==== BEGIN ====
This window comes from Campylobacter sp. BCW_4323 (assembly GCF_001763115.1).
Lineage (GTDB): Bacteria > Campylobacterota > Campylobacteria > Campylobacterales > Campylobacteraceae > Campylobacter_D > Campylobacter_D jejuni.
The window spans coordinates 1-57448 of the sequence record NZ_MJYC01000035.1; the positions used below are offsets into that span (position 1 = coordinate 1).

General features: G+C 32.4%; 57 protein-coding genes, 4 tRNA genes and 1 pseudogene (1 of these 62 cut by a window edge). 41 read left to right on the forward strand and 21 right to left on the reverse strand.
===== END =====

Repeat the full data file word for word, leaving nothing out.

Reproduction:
This window comes from Campylobacter sp. BCW_4323 (assembly GCF_001763115.1).
Lineage (GTDB): Bacteria > Campylobacterota > Campylobacteria > Campylobacterales > Campylobacteraceae > Campylobacter_D > Campylobacter_D jejuni.
The window spans coordinates 1-57448 of the sequence record NZ_MJYC01000035.1; the positions used below are offsets into that span (position 1 = coordinate 1).

General features: G+C 32.4%; 57 protein-coding genes, 4 tRNA genes and 1 pseudogene (1 of these 62 cut by a window edge). 41 read left to right on the forward strand and 21 right to left on the reverse strand.